A new vision for maintaining pneumatic valves

01 February 2007

In the few seconds it takes to open or close a pneumatic valve, a rich set of operational data are available to those prepared to observe them. This new valve sensor package is designed to capture and interpret these data, and warn plant operators when something is going wrong.

Traditionally, solenoid activated pneumatic valves are considered simple devices. They are either in one of two states, open or closed, and should not be at any stage in between. As a consequence of their simplicity, there is a scarcity of operational measurements that maintenance engineers can make on them. They can, of course, verify with electromechanical switches if the valve is open or closed, but this is more for
operational purposes than diagnostic measurement. It provides some measure of comfort to control room operators, who understandably want to know if something is flowing through a pipe or not.

What else could a maintenance engineer do? He could wire a counter to keep track of the number of opening and closing cycles, this would give some measure of valve usage. Or, if he has the right timing equipment, can measure the interval it takes for the valve to open or close. Valve travel time is usually short;
for small valves it might be a few hundred milliseconds and for large valves it may be on the order of one or
two seconds or minutes. But since it’s virtually the only diagnostic measurement that can be made, it might
be worthwhile measuring it accurately.

Why is that? Presumably, if over a period of time (several months or a year or longer) one compares valve travel time measurements, and the amount of time it takes the valve to open trends to longer and longer values, something is going wrong. It may be sticking, for example. Some deposits might be building up on the mechanical parts.

Alas, valve travel time is not always an accurate measurement of a valve’s condition, says Adrie Robbeson, who is Product Manager EMEA in Control and Network Solutions for Tyco Valves & Controls. He points out that the travel time depends on the compressed air supply, which can vary a few percentage points during the day. Some travel time data may be useful for diagnostic purposes but over the long run it is not a clear and reliable method.

Today’s diagnostics
According to Adrie Robbeson, we have inherited a world of process automation that is vastly different from the one we lived in 20 years ago. The main difference is that the proliferation of intelligent devices coupled with high speed communication buses have given engineers and managers access to a wealth of information about their plant resources that they didn’t have before. ‘From the common mobile phone to
sophisticated enterprise resource planning (ERP) systems, the success of all of these systems depends on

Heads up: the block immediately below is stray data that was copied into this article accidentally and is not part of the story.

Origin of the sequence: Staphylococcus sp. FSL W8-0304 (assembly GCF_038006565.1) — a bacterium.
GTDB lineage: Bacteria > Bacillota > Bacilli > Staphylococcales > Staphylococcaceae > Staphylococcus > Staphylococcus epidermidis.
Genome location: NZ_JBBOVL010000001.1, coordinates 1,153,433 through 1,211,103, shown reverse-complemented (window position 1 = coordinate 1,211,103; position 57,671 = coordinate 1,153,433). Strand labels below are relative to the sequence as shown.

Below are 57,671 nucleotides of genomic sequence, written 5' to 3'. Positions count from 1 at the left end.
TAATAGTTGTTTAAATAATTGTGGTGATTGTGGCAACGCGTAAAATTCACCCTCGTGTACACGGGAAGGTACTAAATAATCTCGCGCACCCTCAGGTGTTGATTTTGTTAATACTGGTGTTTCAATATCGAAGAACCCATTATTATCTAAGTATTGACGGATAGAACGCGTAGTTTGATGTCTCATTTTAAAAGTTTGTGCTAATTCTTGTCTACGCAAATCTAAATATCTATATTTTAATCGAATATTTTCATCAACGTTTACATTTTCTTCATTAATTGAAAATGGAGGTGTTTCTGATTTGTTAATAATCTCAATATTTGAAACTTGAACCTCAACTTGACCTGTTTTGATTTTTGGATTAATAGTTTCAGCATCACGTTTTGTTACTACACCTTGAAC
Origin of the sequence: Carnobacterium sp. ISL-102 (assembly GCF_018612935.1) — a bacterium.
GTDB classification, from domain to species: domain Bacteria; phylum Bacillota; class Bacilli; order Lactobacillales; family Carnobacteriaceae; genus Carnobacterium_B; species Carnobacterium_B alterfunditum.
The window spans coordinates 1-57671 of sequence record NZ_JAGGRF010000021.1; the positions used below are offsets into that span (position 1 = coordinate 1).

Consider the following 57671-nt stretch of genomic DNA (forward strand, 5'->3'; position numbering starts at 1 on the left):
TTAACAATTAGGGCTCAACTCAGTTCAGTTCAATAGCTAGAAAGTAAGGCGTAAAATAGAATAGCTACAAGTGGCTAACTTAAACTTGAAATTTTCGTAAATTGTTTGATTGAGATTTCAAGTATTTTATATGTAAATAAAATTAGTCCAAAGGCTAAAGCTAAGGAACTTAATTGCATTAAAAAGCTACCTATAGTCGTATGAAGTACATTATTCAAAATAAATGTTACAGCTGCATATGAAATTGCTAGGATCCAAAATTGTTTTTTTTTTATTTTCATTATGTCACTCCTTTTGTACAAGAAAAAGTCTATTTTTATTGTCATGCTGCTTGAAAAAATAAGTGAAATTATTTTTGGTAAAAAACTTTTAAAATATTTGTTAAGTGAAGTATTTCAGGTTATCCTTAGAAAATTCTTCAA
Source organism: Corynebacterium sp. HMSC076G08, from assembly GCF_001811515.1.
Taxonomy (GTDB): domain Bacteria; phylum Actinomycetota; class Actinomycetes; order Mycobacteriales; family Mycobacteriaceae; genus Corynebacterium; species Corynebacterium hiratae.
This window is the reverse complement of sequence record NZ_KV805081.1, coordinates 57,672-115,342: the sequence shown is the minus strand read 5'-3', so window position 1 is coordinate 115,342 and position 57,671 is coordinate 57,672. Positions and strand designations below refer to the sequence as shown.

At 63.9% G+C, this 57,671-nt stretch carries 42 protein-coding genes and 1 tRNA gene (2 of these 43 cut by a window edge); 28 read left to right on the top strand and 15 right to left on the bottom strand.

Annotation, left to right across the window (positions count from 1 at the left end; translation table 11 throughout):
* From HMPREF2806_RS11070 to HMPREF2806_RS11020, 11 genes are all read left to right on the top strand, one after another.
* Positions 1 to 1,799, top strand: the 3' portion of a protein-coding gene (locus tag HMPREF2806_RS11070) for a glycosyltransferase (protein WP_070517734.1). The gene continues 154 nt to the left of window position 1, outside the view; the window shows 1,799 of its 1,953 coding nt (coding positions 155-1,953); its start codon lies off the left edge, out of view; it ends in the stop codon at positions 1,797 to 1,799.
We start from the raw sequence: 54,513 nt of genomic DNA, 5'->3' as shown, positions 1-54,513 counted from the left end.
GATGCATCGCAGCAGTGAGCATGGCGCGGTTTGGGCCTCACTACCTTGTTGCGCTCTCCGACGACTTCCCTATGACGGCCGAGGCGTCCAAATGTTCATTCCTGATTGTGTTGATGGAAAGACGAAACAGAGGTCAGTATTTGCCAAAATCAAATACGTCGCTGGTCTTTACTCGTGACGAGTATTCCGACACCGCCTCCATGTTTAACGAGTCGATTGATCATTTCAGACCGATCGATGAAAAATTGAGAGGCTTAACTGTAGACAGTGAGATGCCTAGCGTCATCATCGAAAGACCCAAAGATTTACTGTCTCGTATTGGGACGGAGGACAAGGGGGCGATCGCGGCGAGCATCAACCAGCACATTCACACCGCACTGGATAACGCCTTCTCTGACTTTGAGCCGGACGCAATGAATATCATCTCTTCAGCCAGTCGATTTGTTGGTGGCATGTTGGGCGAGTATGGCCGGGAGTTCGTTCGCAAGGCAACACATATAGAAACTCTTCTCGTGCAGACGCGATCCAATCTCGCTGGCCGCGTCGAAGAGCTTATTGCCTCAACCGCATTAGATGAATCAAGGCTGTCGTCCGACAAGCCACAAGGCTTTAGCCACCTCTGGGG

communication and intelligence—at speeds which were not even contemplated twenty years ago,’ he says.

Unfortunately, the basic automated pneumatic valve package, as it is currently installed, has not kept up the
pace of this rapid intelligence plus high speed communications evolution. Most valves utilise discrete monitoring and control with little or no intelligence. What is there to be intelligent about, in an on/off valve?

Some progress has been made. Proximity switches have replaced older style electromechanical switches; these provide more reliable and longer-lasting verification of the open and closed positions. And high-speed data buses such as AS-Interface are being deployed more and more, even though these industrial fieldbuses are used primarily for operational purposes, that is, to provide the on or off signal and verify the valve’s position. But at the end of the day, maintenance is carried out pretty much in the way it has always been done: according to a planned schedule, which may or may not reflect the individual units’ real requirements. This can be a costly exercise, as Mr. Robbeson points out, when a valve package is removed from service, disassembled, and inspected—only to find out that no maintenance is required.

While this state of affairs may have been acceptable 20 years ago, times have changed, he admits, and the process manager now requires more detailed information in order to make the best maintenance decision, one that is based on facts and not hunches.

‘Process managers require increased efficiency through diagnostic information, predictive maintenance and reduced downtime, and most importantly they need advance warning of any deterioration of elements within the system,’ he says. ‘In addition, the demands on process operators have ensured that new types of installations are required, including Emergency Shut Down (ESD) with Partial Stoke Testing (PST).’

The way forward
Several years ago Mr. Robbeson and his group at Tyco began taking a look at ways to improve maintenance on pneumatic valves. Where could they get the information they needed to tell what was going on in a valve? Basically, it’s a sensor problem. Where can you put the right sensors, so at the right time they can acquire the right data that will be useful for maintenance analysis?

Since the only action a valve ever takes is when it opens and closes, this must be the ‘right time’ to acquire data. What would be the ‘right’ data? One could capture the exact position of the valve, as a function of time, and also the compressed air pressure, also as a function of time, and monitor these as variables that might change over the lifetime of the valve.

The Tyco research group set up equipment to monitor these variables and to no one’s surprise, yes they did
change over a period of time and yes, anomalies in valve operation would show up as visible changes in the
position and pressure curves. Of course, it is one thing to monitor the intricacies of the operation of an instrument in the laboratory, and a quite different situation to monitor the same instrument on the plant floor under industrially hardened conditions. So Tyco’s product development people had to get involved, helping to build a sensor package that would be small enough to easily mount on the top of valve positioners and yet withstand harsh factory environments.